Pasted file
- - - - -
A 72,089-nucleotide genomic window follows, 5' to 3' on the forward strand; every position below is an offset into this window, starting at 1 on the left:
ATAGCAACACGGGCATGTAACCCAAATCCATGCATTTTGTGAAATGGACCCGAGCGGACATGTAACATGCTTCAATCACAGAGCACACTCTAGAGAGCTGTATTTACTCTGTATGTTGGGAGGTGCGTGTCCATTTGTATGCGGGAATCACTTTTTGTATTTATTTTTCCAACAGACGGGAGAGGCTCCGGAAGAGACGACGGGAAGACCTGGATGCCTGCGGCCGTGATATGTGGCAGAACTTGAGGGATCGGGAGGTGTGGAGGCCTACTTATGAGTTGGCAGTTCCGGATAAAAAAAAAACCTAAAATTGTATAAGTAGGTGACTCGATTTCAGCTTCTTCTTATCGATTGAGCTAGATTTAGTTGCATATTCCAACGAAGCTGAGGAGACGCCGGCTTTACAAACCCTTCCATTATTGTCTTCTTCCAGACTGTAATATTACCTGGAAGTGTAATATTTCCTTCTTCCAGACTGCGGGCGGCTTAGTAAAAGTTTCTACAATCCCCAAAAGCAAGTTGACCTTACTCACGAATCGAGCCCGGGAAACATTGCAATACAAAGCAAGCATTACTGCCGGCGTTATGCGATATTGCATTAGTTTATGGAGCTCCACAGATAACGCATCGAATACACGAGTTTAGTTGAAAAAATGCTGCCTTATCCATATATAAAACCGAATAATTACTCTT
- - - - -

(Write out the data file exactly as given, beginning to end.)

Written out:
A 72,089-nucleotide genomic window follows, 5' to 3' on the forward strand; every position below is an offset into this window, starting at 1 on the left:
ATAGCAACACGGGCATGTAACCCAAATCCATGCATTTTGTGAAATGGACCCGAGCGGACATGTAACATGCTTCAATCACAGAGCACACTCTAGAGAGCTGTATTTACTCTGTATGTTGGGAGGTGCGTGTCCATTTGTATGCGGGAATCACTTTTTGTATTTATTTTTCCAACAGACGGGAGAGGCTCCGGAAGAGACGACGGGAAGACCTGGATGCCTGCGGCCGTGATATGTGGCAGAACTTGAGGGATCGGGAGGTGTGGAGGCCTACTTATGAGTTGGCAGTTCCGGATAAAAAAAAAACCTAAAATTGTATAAGTAGGTGACTCGATTTCAGCTTCTTCTTATCGATTGAGCTAGATTTAGTTGCATATTCCAACGAAGCTGAGGAGACGCCGGCTTTACAAACCCTTCCATTATTGTCTTCTTCCAGACTGTAATATTACCTGGAAGTGTAATATTTCCTTCTTCCAGACTGCGGGCGGCTTAGTAAAAGTTTCTACAATCCCCAAAAGCAAGTTGACCTTACTCACGAATCGAGCCCGGGAAACATTGCAATACAAAGCAAGCATTACTGCCGGCGTTATGCGATATTGCATTAGTTTATGGAGCTCCACAGATAACGCATCGAATACACGAGTTTAGTTGAAAAAATGCTGCCTTATCCATATATAAAACCGAATAATTACTCTT